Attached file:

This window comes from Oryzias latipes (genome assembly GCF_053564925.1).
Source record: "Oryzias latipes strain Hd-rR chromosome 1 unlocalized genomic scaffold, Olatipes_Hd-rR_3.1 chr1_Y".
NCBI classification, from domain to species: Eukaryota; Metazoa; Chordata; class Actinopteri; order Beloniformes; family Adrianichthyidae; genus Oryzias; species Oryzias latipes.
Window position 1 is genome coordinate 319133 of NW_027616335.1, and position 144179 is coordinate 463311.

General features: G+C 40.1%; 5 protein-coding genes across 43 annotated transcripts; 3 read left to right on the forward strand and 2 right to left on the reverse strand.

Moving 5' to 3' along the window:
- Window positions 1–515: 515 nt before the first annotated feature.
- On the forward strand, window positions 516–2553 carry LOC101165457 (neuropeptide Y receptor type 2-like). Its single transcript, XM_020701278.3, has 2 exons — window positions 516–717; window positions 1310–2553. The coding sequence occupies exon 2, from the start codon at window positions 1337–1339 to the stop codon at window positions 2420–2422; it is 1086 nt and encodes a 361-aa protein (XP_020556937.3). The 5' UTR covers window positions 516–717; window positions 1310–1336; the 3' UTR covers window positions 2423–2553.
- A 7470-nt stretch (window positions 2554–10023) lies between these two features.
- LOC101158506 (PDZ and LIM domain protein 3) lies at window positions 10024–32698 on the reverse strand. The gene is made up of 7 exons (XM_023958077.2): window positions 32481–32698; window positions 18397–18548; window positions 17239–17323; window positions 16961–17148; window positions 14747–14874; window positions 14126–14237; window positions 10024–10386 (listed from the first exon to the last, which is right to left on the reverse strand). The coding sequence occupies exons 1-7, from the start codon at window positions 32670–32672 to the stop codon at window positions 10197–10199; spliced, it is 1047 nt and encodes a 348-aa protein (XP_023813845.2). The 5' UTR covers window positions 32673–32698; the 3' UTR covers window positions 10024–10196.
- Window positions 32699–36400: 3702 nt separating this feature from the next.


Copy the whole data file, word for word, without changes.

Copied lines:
This window comes from Oryzias latipes (genome assembly GCF_053564925.1).
Source record: "Oryzias latipes strain Hd-rR chromosome 1 unlocalized genomic scaffold, Olatipes_Hd-rR_3.1 chr1_Y".
NCBI classification, from domain to species: Eukaryota; Metazoa; Chordata; class Actinopteri; order Beloniformes; family Adrianichthyidae; genus Oryzias; species Oryzias latipes.
Window position 1 is genome coordinate 319133 of NW_027616335.1, and position 144179 is coordinate 463311.

General features: G+C 40.1%; 5 protein-coding genes across 43 annotated transcripts; 3 read left to right on the forward strand and 2 right to left on the reverse strand.

Moving 5' to 3' along the window:
- Window positions 1–515: 515 nt before the first annotated feature.
- On the forward strand, window positions 516–2553 carry LOC101165457 (neuropeptide Y receptor type 2-like). Its single transcript, XM_020701278.3, has 2 exons — window positions 516–717; window positions 1310–2553. The coding sequence occupies exon 2, from the start codon at window positions 1337–1339 to the stop codon at window positions 2420–2422; it is 1086 nt and encodes a 361-aa protein (XP_020556937.3). The 5' UTR covers window positions 516–717; window positions 1310–1336; the 3' UTR covers window positions 2423–2553.
- A 7470-nt stretch (window positions 2554–10023) lies between these two features.
- LOC101158506 (PDZ and LIM domain protein 3) lies at window positions 10024–32698 on the reverse strand. The gene is made up of 7 exons (XM_023958077.2): window positions 32481–32698; window positions 18397–18548; window positions 17239–17323; window positions 16961–17148; window positions 14747–14874; window positions 14126–14237; window positions 10024–10386 (listed from the first exon to the last, which is right to left on the reverse strand). The coding sequence occupies exons 1-7, from the start codon at window positions 32670–32672 to the stop codon at window positions 10197–10199; spliced, it is 1047 nt and encodes a 348-aa protein (XP_023813845.2). The 5' UTR covers window positions 32673–32698; the 3' UTR covers window positions 10024–10196.
- Window positions 32699–36400: 3702 nt separating this feature from the next.